A major pipeline in Tauranga is damaged and needs replacing more than a decade ahead of schedule at an estimated cost of more than $83 million.

But the replacement project, in its early stages, is already raising red flags for tangata whenua.

The ocean outfall pipe carries all of Tauranga's treated wastewater 960m out to sea off Papamoa Beach at Sunrise Ave.

According to a report presented to Tauranga City Council's Wastewater Management Review Committee this afternoon, the "critical asset" is in "poor structural condition".

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Wally Potts, the council's drainage services team leader, said the 1.9km pipe was damaged in a storm during the installation process circa 1976.

An aerial view of the Te Maunga Wastewater treatment plant. Photo / Google Maps
An aerial view of the Te Maunga Wastewater treatment plant. Photo / Google Maps

As a result, the pipe has never been able to withstand the peak volumes it was intended to carry without the risk of failure.

A resource consent, due to expire in 2040, allowed the pipe to discharge treated wastewater into the ocean at a peak rate of 900 litres per second - the level needed to accommodate Tauranga's predicted growth to that date.

Because of the damage, however, the peak level is kept below 600 litres per second to lessen the potential of it bursting.

A section burst in the early 2000s and was repaired.

As the Western Bay grew, demand on the pipe increased. The situation became more acute when the $107m Southern Pipeline was commissioned in February.

"The peaks are getting peakier," Potts said.

Based on growth predictions, the full length of the outfall pipe would need to be replaced by 2028 - 12 years ahead of schedule.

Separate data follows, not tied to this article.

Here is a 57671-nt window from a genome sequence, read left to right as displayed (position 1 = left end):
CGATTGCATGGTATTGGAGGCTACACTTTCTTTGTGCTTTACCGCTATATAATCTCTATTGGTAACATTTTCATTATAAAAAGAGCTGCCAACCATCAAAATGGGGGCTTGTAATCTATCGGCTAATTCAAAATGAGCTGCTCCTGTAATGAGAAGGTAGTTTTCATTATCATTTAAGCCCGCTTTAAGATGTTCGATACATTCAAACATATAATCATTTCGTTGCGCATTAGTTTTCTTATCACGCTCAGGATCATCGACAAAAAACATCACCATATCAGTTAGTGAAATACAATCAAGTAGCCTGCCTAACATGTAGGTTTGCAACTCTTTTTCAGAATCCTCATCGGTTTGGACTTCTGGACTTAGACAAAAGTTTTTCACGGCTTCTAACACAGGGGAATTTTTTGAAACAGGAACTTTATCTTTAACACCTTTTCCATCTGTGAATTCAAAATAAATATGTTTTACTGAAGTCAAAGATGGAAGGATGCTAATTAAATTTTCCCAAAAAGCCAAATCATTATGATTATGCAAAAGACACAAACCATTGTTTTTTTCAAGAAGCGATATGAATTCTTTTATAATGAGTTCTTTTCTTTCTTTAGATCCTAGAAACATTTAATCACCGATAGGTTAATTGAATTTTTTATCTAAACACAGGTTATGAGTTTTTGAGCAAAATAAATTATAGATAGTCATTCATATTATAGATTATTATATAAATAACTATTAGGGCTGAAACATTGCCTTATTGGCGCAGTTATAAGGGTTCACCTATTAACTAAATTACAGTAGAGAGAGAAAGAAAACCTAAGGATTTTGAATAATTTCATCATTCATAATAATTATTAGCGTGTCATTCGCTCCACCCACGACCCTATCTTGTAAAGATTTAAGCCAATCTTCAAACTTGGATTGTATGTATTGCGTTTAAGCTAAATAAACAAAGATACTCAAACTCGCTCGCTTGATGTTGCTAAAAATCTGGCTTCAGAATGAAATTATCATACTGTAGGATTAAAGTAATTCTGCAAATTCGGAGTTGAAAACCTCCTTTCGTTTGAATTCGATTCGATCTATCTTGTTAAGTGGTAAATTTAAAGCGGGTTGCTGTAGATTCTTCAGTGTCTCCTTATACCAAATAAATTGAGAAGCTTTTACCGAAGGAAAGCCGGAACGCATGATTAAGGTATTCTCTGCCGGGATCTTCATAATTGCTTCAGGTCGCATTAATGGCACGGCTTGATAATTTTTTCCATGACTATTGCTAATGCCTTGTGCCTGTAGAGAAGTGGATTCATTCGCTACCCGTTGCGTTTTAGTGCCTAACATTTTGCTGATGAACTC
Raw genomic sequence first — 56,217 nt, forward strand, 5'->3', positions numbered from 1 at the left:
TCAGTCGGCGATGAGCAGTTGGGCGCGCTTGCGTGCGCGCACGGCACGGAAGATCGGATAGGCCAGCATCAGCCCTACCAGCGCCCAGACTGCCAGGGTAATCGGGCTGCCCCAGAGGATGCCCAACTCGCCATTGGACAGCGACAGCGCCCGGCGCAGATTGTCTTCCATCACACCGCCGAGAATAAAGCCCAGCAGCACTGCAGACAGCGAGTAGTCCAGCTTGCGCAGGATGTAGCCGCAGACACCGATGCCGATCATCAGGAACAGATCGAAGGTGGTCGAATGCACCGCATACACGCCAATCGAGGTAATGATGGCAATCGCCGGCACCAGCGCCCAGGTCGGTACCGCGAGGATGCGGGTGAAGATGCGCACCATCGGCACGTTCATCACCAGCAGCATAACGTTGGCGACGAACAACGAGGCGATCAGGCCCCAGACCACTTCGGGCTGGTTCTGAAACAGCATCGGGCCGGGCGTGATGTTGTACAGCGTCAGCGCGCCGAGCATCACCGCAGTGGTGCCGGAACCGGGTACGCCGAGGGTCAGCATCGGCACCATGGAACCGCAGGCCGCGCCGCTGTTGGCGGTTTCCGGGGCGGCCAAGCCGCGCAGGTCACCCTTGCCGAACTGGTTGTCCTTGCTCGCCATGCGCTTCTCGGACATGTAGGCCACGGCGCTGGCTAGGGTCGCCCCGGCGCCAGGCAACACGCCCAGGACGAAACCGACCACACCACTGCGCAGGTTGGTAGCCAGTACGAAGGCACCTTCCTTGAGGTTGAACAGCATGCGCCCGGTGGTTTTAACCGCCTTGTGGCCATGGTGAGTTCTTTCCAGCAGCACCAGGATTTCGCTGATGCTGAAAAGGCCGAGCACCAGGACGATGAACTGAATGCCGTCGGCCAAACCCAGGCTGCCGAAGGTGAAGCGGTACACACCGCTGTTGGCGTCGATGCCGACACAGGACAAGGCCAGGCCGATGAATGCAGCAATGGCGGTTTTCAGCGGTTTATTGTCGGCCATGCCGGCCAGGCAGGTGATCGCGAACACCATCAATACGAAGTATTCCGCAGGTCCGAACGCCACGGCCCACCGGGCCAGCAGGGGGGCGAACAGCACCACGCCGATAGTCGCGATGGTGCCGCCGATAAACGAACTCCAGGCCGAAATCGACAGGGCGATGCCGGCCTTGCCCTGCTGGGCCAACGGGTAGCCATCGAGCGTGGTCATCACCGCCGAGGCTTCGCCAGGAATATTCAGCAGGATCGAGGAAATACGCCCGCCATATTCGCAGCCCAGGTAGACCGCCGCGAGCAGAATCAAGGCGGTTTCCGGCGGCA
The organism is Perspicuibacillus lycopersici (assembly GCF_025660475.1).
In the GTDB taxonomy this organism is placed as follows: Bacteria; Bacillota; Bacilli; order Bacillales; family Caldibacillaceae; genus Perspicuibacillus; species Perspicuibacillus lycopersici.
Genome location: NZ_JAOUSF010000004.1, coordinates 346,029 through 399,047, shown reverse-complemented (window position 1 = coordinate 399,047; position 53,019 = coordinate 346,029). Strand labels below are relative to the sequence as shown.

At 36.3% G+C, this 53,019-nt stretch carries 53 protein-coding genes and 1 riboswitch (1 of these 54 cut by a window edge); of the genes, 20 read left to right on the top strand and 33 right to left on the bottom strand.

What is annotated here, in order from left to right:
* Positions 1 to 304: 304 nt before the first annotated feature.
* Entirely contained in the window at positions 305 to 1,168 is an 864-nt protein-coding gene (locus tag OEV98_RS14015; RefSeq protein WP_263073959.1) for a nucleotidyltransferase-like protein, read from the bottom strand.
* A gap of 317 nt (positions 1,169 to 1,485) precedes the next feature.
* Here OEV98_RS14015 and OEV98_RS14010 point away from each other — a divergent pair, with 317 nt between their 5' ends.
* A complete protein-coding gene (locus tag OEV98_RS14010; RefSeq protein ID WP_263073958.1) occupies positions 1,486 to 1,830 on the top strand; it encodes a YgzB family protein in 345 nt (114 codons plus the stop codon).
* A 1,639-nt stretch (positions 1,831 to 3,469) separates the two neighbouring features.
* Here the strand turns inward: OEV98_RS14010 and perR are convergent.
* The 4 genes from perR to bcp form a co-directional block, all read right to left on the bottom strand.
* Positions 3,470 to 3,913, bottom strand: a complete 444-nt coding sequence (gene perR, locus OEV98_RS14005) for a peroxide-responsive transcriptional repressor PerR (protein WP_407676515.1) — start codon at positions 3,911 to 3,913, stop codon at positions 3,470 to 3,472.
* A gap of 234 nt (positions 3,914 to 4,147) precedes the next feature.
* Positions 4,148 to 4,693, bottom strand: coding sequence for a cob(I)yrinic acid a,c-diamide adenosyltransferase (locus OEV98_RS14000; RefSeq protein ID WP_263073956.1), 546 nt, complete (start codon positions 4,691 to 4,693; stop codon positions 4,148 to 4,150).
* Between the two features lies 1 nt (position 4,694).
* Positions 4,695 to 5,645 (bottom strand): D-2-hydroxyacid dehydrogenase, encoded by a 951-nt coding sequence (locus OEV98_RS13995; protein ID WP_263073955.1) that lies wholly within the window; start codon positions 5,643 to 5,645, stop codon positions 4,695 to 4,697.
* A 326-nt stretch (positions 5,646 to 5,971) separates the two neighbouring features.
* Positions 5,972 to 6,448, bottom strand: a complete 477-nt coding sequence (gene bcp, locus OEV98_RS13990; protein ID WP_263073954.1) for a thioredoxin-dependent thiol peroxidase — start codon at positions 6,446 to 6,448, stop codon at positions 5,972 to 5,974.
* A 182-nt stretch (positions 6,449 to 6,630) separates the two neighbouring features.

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The ocean outfall pipe - in yellow on the left - is the only pipe that carries 100 per cent of Tauranga's treated wastewater. Graphic / Tauranga City Council
The ocean outfall pipe - in yellow on the left - is the only pipe that carries 100 per cent of Tauranga's treated wastewater. Graphic / Tauranga City Council

A project to replace the end of the pipe on land - expected to cost around $15m - is at the consenting stage and the council hoped to finish construction within two years, Potts said.

Work was starting on options for replacing the marine end by 2028 - a project with an early cost estimate of $68m.

It was the question of how to handle excess treated wastewater in the meantime that had some tangata whenua representatives at the meeting alarmed.

Carlton Bidois of Ngati Ranginui was not happy with the suggestion Pond 1 could be used to store treated wastewater to help balance the wastewater system.

Pond 1 - used to store waste activated sludge - was in the process of being decommissioned after breaching a resource consent.

Bidois said he understood that once decommissioned, the pond would be returned to a natural state.

He recalled no mention of using it to store treated wastewater in the years of decommissioning negotiations.

"You knew the failures of the outfall pipe since its inception ... I really feel like we've been led up the garden path."

Council staff and elected members said they understood the decommissioning related to the sludge, and did not rule out future uses for the pond.

Potts said any future use of the pond - and what it would mean if it could not be used - was something that could be discussed as part of the project and the council was happy to have those discussions with tangata whenua.